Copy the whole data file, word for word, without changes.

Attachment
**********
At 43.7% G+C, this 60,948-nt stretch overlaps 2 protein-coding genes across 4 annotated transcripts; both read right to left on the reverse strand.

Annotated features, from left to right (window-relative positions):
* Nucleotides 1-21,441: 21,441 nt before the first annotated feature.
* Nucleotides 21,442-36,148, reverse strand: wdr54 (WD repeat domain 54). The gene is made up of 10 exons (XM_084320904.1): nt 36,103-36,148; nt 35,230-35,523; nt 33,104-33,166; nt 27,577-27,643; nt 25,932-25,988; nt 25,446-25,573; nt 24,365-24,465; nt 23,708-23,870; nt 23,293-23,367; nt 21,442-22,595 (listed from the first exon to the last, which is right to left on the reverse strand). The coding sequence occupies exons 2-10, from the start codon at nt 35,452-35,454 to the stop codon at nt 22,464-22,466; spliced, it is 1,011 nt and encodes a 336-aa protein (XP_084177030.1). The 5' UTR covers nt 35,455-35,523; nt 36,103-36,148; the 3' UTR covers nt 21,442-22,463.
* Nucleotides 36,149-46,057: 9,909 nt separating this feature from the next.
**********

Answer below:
At 43.7% G+C, this 60,948-nt stretch overlaps 2 protein-coding genes across 4 annotated transcripts; both read right to left on the reverse strand.

Annotated features, from left to right (window-relative positions):
* Nucleotides 1-21,441: 21,441 nt before the first annotated feature.
* Nucleotides 21,442-36,148, reverse strand: wdr54 (WD repeat domain 54). The gene is made up of 10 exons (XM_084320904.1): nt 36,103-36,148; nt 35,230-35,523; nt 33,104-33,166; nt 27,577-27,643; nt 25,932-25,988; nt 25,446-25,573; nt 24,365-24,465; nt 23,708-23,870; nt 23,293-23,367; nt 21,442-22,595 (listed from the first exon to the last, which is right to left on the reverse strand). The coding sequence occupies exons 2-10, from the start codon at nt 35,452-35,454 to the stop codon at nt 22,464-22,466; spliced, it is 1,011 nt and encodes a 336-aa protein (XP_084177030.1). The 5' UTR covers nt 35,455-35,523; nt 36,103-36,148; the 3' UTR covers nt 21,442-22,463.
* Nucleotides 36,149-46,057: 9,909 nt separating this feature from the next.